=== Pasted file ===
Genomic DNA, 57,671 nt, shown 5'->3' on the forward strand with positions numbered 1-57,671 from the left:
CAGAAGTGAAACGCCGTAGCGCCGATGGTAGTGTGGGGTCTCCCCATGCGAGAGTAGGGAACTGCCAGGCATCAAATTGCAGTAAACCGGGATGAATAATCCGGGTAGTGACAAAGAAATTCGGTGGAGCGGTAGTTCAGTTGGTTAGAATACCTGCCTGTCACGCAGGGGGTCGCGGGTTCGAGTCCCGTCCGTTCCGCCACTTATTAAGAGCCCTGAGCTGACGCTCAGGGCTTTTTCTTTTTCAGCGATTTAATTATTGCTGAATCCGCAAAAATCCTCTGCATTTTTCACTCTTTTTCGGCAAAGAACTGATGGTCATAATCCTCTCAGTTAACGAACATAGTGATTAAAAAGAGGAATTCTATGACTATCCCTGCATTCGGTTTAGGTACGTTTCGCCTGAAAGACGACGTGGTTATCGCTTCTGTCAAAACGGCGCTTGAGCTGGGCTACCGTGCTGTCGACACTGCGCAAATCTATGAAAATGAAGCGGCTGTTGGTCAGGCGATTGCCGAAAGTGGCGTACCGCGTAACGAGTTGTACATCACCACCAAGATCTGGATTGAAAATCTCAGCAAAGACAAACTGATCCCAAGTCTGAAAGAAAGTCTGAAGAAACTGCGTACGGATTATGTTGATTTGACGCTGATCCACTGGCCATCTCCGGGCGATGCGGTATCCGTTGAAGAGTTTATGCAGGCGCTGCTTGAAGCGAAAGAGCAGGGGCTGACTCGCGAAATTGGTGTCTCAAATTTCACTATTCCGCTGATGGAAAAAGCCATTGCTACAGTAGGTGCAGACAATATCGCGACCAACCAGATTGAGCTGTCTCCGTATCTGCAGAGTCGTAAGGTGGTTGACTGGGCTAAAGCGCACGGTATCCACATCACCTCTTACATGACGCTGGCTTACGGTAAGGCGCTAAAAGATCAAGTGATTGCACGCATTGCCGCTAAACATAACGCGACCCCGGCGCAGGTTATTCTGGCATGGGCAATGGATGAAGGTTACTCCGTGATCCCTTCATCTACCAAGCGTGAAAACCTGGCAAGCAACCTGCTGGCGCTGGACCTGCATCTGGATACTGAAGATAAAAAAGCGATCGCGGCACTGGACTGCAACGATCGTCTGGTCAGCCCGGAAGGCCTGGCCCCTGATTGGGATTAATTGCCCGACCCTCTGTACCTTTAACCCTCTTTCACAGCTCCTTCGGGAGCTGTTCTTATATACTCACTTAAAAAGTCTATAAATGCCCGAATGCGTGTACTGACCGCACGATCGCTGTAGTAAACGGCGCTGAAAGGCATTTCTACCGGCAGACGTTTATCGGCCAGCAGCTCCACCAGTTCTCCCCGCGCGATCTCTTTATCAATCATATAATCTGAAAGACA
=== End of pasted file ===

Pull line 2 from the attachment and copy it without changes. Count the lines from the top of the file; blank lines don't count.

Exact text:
CAGAAGTGAAACGCCGTAGCGCCGATGGTAGTGTGGGGTCTCCCCATGCGAGAGTAGGGAACTGCCAGGCATCAAATTGCAGTAAACCGGGATGAATAATCCGGGTAGTGACAAAGAAATTCGGTGGAGCGGTAGTTCAGTTGGTTAGAATACCTGCCTGTCACGCAGGGGGTCGCGGGTTCGAGTCCCGTCCGTTCCGCCACTTATTAAGAGCCCTGAGCTGACGCTCAGGGCTTTTTCTTTTTCAGCGATTTAATTATTGCTGAATCCGCAAAAATCCTCTGCATTTTTCACTCTTTTTCGGCAAAGAACTGATGGTCATAATCCTCTCAGTTAACGAACATAGTGATTAAAAAGAGGAATTCTATGACTATCCCTGCATTCGGTTTAGGTACGTTTCGCCTGAAAGACGACGTGGTTATCGCTTCTGTCAAAACGGCGCTTGAGCTGGGCTACCGTGCTGTCGACACTGCGCAAATCTATGAAAATGAAGCGGCTGTTGGTCAGGCGATTGCCGAAAGTGGCGTACCGCGTAACGAGTTGTACATCACCACCAAGATCTGGATTGAAAATCTCAGCAAAGACAAACTGATCCCAAGTCTGAAAGAAAGTCTGAAGAAACTGCGTACGGATTATGTTGATTTGACGCTGATCCACTGGCCATCTCCGGGCGATGCGGTATCCGTTGAAGAGTTTATGCAGGCGCTGCTTGAAGCGAAAGAGCAGGGGCTGACTCGCGAAATTGGTGTCTCAAATTTCACTATTCCGCTGATGGAAAAAGCCATTGCTACAGTAGGTGCAGACAATATCGCGACCAACCAGATTGAGCTGTCTCCGTATCTGCAGAGTCGTAAGGTGGTTGACTGGGCTAAAGCGCACGGTATCCACATCACCTCTTACATGACGCTGGCTTACGGTAAGGCGCTAAAAGATCAAGTGATTGCACGCATTGCCGCTAAACATAACGCGACCCCGGCGCAGGTTATTCTGGCATGGGCAATGGATGAAGGTTACTCCGTGATCCCTTCATCTACCAAGCGTGAAAACCTGGCAAGCAACCTGCTGGCGCTGGACCTGCATCTGGATACTGAAGATAAAAAAGCGATCGCGGCACTGGACTGCAACGATCGTCTGGTCAGCCCGGAAGGCCTGGCCCCTGATTGGGATTAATTGCCCGACCCTCTGTACCTTTAACCCTCTTTCACAGCTCCTTCGGGAGCTGTTCTTATATACTCACTTAAAAAGTCTATAAATGCCCGAATGCGTGTACTGACCGCACGATCGCTGTAGTAAACGGCGCTGAAAGGCATTTCTACCGGCAGACGTTTATCGGCCAGCAGCTCCACCAGTTCTCCCCGCGCGATCTCTTTATCAATCATATAATCTGAAAGACA